This month, Rep. Nancy Mace, a Republican from South Carolina, introduced a bill to legalize cannabis in the United States.
The proposed legislation would remove marijuana from the federal Controlled Substances Act, lifting the barriers currently faced by state-licensed marijuana businesses across the country in states that have already legalized cannabis. Aptly called the States Reform Act, this Republican-led effort, which follows several previous proposals from Democrats in Congress, could motivate Congress to finally form the bipartisan coalition that will be necessary for marijuana reform to make it to the president’s desk.
Thirty-eight states have legalized marijuana in some form — 20 have legalized recreational and medical marijuana and another 18 have legalized only medical marijuana. Those numbers will likely grow soon as legalization is under consideration in additional states.
In other words, state-legal marijuana markets are quickly becoming the norm and thousands of marijuana businesses have gained licenses in recent years. More than 320,000 Americans work in the industry today, and many of these individuals are precluded from getting a home loan or even opening a bank account because of the way federal laws treat their state-legal employment. Recent polls have also indicated two-thirds of Americans support federal legalization.
Federal legalization seems inevitable at this point. But the sooner it can be done, the better.
As Supreme Court Justice Clarence Thomas recently lamented, “A prohibition on intrastate use or cultivation of marijuana may no longer be necessary or proper to support the federal government’s piecemeal approach.”
Although the Biden administration says it continues to oppose marijuana legalization and fired White House staffers who admitted to past marijuana use, the real questions on marijuana legalization are simply when and how it will be done.
The U.S. House passed the Marijuana Opportunity Reinvestment and Expungement Act in the waning days of the last Congressional session, as a largely symbolic gesture, knowing the then-Republican controlled Senate would have no time or interest in acting. A version of that bill is again making its way through House committees again but seems very unlikely to gain Republican support. Sens. Chuck Schumer, Cory Booker, and Ron Wyden have also circulated draft language for a Cannabis Administration and Opportunity (CAO) Act and, although that bill hasn’t been formally introduced, the Senate majority leader’s sponsorship is notable. But, that proposed language has multiple shortcomings, ranging from a punitive tax rate that would likely dissuade consumers and producers from leaving the black market to regulatory costs that would have a similar effect. Moreover, even Sen. Schumer himself admits he doesn’t have the Republican votes to pass the CAO through the Senate, where he will need at least 10 Republicans to stifle a filibuster.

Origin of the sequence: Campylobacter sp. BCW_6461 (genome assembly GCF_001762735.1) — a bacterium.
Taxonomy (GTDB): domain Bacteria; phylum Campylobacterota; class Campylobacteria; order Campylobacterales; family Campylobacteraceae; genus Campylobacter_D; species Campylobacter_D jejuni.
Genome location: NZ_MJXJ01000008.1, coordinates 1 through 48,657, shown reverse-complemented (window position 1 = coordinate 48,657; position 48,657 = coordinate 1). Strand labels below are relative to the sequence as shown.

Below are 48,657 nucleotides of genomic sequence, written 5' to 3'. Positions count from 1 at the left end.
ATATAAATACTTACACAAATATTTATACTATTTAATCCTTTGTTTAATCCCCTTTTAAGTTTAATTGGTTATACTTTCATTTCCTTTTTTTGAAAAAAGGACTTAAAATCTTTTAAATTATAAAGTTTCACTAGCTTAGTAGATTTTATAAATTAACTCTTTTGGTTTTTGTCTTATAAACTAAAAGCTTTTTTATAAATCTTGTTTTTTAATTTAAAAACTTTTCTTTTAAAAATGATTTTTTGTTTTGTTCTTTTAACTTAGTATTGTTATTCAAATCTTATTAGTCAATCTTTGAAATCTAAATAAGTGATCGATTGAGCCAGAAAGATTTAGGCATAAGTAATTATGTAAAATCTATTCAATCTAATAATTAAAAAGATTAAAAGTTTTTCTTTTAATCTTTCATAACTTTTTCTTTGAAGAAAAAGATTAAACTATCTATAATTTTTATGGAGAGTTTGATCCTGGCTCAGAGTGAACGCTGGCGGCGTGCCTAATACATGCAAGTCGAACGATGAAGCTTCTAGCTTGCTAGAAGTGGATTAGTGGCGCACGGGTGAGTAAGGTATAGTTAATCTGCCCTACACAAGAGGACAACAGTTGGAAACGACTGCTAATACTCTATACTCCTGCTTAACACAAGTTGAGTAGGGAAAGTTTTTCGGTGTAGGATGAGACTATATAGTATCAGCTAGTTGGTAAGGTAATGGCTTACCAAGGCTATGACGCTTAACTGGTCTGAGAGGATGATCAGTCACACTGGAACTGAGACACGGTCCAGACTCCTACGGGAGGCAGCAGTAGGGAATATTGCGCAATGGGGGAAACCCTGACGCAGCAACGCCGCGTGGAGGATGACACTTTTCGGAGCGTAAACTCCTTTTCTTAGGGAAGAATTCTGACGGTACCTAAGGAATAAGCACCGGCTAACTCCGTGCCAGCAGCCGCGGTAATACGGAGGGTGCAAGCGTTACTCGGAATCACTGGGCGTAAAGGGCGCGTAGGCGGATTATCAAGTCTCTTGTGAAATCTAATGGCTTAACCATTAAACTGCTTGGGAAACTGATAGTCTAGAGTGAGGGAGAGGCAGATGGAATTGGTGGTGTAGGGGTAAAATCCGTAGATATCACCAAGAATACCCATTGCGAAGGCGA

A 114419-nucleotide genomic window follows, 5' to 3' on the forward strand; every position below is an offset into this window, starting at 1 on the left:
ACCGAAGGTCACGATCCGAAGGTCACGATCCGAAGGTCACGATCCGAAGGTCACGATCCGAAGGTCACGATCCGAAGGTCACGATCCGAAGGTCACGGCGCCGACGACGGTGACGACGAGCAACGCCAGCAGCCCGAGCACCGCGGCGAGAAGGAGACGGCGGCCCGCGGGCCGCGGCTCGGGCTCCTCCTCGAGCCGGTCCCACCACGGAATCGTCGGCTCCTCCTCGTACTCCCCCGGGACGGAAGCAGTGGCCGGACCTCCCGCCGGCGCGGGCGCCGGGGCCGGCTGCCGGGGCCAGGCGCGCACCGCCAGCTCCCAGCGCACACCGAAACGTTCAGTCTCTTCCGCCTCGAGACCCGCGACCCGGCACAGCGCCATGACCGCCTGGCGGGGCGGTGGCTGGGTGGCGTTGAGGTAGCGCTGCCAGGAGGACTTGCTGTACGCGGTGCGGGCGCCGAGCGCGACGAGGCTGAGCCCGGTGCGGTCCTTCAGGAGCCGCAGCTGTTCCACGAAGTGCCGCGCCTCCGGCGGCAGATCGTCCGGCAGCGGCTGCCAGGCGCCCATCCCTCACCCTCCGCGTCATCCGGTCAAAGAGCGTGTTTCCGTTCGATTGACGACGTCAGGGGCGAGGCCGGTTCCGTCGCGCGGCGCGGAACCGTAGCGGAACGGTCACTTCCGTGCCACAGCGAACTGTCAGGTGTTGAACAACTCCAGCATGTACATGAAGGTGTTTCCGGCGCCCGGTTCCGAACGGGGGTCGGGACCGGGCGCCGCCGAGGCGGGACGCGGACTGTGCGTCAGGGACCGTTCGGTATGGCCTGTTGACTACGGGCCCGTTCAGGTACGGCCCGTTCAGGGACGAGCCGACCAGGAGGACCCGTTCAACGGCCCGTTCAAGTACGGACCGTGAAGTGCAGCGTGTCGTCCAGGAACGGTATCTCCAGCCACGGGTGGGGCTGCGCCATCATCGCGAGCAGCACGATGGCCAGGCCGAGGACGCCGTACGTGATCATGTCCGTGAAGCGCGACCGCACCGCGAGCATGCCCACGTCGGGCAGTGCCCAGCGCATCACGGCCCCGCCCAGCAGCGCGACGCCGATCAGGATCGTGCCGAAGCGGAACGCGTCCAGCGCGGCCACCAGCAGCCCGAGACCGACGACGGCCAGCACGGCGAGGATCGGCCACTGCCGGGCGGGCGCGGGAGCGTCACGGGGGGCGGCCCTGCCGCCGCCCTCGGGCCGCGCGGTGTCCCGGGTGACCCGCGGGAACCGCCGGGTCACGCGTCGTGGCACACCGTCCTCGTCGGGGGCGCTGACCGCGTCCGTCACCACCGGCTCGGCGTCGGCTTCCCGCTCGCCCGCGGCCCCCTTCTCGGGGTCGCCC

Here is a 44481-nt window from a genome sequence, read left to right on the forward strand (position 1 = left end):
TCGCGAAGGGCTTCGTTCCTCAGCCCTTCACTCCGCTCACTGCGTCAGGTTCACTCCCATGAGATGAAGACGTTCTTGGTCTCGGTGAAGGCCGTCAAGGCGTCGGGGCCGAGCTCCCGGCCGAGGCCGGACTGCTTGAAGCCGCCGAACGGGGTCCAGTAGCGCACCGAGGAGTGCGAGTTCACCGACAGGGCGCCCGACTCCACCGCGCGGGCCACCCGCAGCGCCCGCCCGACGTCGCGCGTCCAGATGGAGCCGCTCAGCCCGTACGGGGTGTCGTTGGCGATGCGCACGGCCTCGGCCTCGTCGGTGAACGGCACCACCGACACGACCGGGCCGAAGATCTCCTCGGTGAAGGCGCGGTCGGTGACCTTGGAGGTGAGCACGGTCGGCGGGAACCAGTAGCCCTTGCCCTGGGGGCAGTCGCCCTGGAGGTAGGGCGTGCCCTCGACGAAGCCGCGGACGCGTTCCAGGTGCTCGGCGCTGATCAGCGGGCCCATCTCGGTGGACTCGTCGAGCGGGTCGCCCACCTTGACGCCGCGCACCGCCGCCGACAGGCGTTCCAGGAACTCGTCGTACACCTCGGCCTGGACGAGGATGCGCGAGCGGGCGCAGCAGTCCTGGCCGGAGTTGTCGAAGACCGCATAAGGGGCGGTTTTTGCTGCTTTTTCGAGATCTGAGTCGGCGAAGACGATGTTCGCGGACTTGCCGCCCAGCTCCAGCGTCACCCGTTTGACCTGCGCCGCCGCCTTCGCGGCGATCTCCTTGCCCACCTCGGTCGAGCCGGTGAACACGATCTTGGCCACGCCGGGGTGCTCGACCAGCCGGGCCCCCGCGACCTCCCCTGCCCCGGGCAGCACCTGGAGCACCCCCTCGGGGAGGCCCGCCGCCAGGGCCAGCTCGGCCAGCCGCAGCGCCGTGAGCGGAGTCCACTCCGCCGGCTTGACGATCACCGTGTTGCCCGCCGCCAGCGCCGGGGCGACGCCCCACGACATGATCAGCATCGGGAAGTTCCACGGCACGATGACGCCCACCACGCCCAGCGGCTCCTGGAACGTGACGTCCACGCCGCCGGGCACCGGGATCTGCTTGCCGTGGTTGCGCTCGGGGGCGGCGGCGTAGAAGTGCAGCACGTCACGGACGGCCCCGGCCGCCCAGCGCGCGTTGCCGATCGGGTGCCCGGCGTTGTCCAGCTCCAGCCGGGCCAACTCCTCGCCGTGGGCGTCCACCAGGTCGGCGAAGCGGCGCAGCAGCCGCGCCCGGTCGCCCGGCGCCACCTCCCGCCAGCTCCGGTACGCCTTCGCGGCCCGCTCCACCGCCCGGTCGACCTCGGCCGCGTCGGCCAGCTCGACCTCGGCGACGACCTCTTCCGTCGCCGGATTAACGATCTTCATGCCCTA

Enter the States Reform Act. Rep. Mace is a Republican from a state where marijuana is neither legal for medical nor adult use. But the Citadel graduate cares about veteran access and the rule of law, which, as Justice Thomas noted, has broken down under the federal government’s “piecemeal approach” to marijuana.
The States Reform Act also makes several improvements to previous marijuana legalization proposals. First, it instructs the attorney general to remove marijuana entirely from the Controlled Substances Act, thereby eliminating current barriers to financial services, small business loans, and other related issues facing marijuana entrepreneurs.
Second, it would establish the Bureau of Alcohol, Tobacco and Firearms as the primary regulator for cannabis and would task it with oversight of transferring inventory from one state to another. Many states still name marijuana within their versions of the Controlled Substances Act and would be free to retain or remove this restriction as they see fit. But the States Reform Act would allow for free and open interstate commerce so consumers gain access to the products they like from any legal state.
Third, the legislation would make it easy and inexpensive to get a federal permit to operate a marijuana business, expanding opportunities for aspiring entrepreneurs.
Fourth, it would rely on the expertise developed by state regulators without imposing costly new barriers for product approval that could sink many small businesses.
Finally, it would limit federal excise taxes to 3% of a product’s value — a vast improvement over the 25% tax rate included in the CAO draft.
For marijuana legalization to become a reality, a broad bipartisan congressional coalition of support is necessary. Whether President Biden would sign the proposed bill is an open question, but the introduction of the States Reform Act provides another promising advancement in marijuana legalization efforts.
A version of this column previously appeared at RealClearPolicy.